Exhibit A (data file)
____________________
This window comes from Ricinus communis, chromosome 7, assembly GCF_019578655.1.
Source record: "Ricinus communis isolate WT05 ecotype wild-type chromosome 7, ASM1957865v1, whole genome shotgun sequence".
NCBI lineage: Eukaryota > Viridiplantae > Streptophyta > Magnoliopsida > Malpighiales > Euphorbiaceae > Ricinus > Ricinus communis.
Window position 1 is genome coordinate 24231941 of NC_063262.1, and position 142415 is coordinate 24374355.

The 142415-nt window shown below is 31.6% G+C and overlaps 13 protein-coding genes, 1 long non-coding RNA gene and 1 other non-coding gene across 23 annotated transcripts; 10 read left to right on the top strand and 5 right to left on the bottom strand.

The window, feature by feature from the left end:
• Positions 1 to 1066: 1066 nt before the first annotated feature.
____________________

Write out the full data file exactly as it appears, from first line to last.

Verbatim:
This window comes from Ricinus communis, chromosome 7, assembly GCF_019578655.1.
Source record: "Ricinus communis isolate WT05 ecotype wild-type chromosome 7, ASM1957865v1, whole genome shotgun sequence".
NCBI lineage: Eukaryota > Viridiplantae > Streptophyta > Magnoliopsida > Malpighiales > Euphorbiaceae > Ricinus > Ricinus communis.
Window position 1 is genome coordinate 24231941 of NC_063262.1, and position 142415 is coordinate 24374355.

The 142415-nt window shown below is 31.6% G+C and overlaps 13 protein-coding genes, 1 long non-coding RNA gene and 1 other non-coding gene across 23 annotated transcripts; 10 read left to right on the top strand and 5 right to left on the bottom strand.

The window, feature by feature from the left end:
• Positions 1 to 1066: 1066 nt before the first annotated feature.